European Digital Strategy: the right way to unlock European data chains?

By Martina Furlan, 89 Belgium

This year the EU has launched a new European Digital Strategy (EDS), which aims to make Europe a leader in data-driven innovation.

The new strategy presented in February 2020 includes the creation of data spaces underpinned by a European cloud infrastructure (ECI), a Data Strategy (DS), and an Artificial Intelligence (AI) Strategy. The EDS is addressing several concerns of the EU. With its DS, the EU wants to build its single market for data based on a sound legal framework in terms of data protection. By establishing its ECI, the EU intends to reduce its reliance on foreign cloud providers and boost its capacities on the AI front. EU policymakers set out a project that, necessary as it sounds, might face several practical constraints.

Back in 2016, the Commission came up with ECI a project that aims to federate existing and emerging data infrastructure, to provide for high-speed connectivity to transport data, and provide for high-performance computers to process data. Initially designed as European Open Science Cloud, a platform for the research community to access and re-use data cross-borders and scientific disciplines, the ECI will include the public and private sectors as well. With its DS, the Commission wants to open up data and datasets for the common good and unlock the use of data as a power for economic and societal good. It aims to create nine different data spaces, such as: healthcare, Green deal, fintech, energy, manufacturing, mobility, public administration. [1]

The perks of having shared databases are clear: research institutes could work in synergy across countries, and compete on a level playing field. Cloud infrastructure would allow businesses to employ data-intensive technologies, like AI. Unlike before, when the development of AI was an endowment of big companies who own powerful servers, cloud computing allows small businesses and labs to store vast datasets they need to train for developing AI systems on clouds.

The EU faces three main challenges to implement the ECI: addressing the main private cloud providers, getting the industry on board, and providing for solid financial resources.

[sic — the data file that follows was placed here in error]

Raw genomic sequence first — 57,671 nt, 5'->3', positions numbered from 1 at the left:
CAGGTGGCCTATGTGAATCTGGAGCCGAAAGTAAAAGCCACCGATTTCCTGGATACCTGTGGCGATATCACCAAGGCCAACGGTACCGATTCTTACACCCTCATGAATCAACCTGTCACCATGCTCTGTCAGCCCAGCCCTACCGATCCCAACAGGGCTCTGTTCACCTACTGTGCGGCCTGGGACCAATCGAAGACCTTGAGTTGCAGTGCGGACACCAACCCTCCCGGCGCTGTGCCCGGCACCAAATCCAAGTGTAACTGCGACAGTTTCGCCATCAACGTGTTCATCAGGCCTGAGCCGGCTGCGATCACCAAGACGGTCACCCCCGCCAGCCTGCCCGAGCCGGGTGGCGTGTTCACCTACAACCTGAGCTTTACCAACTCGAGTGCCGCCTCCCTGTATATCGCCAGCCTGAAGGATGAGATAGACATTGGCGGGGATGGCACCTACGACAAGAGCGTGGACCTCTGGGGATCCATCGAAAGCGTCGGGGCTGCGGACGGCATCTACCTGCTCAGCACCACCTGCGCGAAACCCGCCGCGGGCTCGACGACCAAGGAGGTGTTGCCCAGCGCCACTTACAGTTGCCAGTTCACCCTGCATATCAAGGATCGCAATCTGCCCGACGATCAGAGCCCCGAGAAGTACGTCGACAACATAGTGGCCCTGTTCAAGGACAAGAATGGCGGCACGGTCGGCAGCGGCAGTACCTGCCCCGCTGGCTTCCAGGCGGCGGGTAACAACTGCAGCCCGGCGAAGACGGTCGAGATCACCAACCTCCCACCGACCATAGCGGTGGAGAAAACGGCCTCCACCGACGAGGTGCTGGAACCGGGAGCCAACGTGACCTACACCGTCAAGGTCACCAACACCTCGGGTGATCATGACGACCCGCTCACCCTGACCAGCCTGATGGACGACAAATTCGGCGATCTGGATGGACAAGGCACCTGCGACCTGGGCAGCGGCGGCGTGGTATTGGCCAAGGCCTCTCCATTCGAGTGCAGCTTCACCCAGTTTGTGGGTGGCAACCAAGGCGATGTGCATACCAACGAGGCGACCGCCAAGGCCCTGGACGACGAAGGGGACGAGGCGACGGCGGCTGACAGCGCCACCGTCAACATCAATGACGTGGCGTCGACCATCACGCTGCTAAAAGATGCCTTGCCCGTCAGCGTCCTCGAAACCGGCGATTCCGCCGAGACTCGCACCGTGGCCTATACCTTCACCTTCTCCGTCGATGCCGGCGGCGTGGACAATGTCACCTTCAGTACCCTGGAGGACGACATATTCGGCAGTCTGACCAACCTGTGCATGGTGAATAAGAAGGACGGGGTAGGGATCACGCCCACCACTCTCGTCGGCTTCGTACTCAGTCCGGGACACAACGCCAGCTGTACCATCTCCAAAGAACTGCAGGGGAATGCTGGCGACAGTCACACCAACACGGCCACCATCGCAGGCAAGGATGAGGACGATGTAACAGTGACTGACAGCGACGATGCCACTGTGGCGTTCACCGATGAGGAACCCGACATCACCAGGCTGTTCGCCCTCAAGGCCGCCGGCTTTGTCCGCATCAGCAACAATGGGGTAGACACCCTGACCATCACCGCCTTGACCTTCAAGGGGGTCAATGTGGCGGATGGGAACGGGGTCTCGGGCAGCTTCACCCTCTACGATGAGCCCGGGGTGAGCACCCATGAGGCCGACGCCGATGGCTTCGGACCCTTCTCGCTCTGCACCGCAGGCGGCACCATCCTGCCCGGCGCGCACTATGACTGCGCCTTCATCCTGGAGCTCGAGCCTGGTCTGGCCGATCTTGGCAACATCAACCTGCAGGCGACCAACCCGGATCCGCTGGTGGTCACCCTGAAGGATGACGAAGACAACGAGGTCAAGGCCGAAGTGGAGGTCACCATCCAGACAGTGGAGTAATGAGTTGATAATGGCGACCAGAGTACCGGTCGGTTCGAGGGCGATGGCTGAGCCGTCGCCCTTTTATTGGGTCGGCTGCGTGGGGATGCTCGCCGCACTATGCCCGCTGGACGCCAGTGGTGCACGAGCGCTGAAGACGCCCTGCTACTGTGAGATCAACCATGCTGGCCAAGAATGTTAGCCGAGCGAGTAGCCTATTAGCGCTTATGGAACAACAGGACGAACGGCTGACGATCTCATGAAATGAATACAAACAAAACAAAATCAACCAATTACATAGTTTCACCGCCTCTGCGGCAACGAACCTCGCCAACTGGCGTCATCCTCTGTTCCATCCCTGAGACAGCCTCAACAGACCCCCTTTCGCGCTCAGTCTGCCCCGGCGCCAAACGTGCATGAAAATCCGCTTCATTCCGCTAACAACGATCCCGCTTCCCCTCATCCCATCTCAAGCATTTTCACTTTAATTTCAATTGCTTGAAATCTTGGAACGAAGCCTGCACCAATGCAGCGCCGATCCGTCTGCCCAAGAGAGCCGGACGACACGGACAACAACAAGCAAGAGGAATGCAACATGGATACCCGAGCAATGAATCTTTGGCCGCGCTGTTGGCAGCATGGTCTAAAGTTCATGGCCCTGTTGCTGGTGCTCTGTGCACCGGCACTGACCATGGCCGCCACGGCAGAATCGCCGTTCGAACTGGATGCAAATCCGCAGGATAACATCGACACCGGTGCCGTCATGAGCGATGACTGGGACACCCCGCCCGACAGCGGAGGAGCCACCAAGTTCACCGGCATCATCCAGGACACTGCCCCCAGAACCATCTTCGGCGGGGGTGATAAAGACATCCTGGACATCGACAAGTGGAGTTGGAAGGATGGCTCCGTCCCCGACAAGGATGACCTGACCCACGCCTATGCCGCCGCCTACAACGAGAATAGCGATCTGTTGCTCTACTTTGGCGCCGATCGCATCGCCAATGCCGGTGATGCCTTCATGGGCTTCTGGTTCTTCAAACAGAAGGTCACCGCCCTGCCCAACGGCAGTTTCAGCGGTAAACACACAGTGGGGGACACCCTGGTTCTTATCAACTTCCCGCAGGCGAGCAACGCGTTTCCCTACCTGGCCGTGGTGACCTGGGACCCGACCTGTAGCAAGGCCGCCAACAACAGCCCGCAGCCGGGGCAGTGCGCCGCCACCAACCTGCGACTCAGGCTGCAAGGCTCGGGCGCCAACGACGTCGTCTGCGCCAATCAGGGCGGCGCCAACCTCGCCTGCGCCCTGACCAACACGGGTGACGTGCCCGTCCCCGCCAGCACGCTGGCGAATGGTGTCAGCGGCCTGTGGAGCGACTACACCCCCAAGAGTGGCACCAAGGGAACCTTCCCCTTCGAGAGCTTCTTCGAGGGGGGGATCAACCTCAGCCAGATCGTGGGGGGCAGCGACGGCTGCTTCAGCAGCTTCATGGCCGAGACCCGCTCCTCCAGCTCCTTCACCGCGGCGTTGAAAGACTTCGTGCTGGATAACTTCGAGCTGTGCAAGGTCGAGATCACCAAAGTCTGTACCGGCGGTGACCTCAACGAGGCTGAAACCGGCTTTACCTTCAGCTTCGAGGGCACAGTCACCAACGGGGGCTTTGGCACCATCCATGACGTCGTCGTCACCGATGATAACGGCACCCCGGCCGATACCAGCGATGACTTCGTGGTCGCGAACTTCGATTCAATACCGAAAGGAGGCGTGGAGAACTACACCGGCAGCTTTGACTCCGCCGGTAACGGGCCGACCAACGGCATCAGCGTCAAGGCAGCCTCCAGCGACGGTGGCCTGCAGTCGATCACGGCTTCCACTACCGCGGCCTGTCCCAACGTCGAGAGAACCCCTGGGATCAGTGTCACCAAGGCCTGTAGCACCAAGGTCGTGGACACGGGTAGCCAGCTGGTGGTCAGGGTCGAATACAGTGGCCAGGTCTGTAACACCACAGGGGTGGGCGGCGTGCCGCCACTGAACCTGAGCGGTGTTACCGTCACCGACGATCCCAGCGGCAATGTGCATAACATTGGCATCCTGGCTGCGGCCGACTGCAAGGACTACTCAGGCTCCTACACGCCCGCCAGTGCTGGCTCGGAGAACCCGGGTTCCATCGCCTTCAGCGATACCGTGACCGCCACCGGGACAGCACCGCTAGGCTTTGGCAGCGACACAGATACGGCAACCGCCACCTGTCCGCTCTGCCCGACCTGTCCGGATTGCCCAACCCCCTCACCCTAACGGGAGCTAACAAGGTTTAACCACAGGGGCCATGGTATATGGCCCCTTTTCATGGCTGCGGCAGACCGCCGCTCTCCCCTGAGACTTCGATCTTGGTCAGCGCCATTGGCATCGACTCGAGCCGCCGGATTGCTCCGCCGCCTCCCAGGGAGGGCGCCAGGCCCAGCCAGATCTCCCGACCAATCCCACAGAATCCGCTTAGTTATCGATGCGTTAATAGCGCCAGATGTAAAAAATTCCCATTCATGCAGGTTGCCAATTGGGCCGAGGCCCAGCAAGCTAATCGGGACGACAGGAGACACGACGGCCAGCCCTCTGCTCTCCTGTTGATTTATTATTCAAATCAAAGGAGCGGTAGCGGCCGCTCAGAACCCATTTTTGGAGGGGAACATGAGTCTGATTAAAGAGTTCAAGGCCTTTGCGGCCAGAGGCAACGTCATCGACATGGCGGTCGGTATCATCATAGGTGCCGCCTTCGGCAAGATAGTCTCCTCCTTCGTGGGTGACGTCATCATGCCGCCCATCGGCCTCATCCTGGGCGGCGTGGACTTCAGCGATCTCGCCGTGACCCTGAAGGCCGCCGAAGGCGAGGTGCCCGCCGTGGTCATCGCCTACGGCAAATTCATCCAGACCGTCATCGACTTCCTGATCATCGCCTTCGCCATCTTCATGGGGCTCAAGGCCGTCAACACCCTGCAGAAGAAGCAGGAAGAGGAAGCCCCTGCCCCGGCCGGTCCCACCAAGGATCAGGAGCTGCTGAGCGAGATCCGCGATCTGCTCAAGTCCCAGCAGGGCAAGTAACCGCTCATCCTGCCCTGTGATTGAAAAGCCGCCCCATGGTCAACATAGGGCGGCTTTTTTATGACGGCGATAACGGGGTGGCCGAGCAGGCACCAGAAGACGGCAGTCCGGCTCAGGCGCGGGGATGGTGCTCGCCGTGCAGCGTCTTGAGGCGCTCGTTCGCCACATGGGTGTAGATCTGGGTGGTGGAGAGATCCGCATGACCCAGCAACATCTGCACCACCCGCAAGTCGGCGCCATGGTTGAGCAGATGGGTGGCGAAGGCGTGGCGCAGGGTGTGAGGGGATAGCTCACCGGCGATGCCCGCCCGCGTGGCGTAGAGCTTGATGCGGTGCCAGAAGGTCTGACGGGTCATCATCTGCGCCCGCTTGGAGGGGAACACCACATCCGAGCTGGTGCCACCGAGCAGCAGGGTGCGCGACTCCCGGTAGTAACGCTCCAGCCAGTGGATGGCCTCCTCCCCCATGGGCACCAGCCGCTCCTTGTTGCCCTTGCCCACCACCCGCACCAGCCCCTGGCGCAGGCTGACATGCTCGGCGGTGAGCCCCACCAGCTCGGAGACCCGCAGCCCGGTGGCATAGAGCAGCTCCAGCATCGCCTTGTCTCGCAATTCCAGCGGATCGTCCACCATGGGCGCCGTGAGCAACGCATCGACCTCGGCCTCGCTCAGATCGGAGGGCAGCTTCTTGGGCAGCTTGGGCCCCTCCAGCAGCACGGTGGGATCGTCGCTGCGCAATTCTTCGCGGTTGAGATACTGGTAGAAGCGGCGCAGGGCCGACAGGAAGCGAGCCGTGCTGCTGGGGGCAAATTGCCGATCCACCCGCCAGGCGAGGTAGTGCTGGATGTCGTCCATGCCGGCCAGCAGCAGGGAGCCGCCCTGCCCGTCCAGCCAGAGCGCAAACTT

Competing with the already existing cloud providers is not simple; in fact, we have no technology hyperscalers in the EU. The main cloud providers are American and Chinese companies that proved able to exploit economies of scale, with three US firms accounting for 53% of the global market (Amazon Web Service, Microsoft Azure and Google Cloud). [2] Whereas in the US, cloud infrastructure has grown as an initiative by private companies, in China, it did by the action of the central government, which launched an initiative to develop domestic Cloud computing already in 2008. Cloud has ever since been part of its 5-years-long technology policy strategies, which set targets to the use of clouds in its private and public sectors. [3] The EU, however, cannot exert leverage on the same resources as China, as European companies operate in a market-based economy. Yet, the aim of supporting the domestic industry is similar.

The EU ought to decide how to engage with these players, whether it wants to side with them or build its infrastructure from scratch. Presumably, it will create a consortium of existing companies that provide cloud services to support the project. To be financially supported in a manner compliant with EU state-aid rules, the project will need to be of common European interest.

To this aim, the EU needs to get companies on board: businesses that already operate with clouds, businesses that would subscribe to a new cloud infrastructure, and businesses that would agree on exchanging data.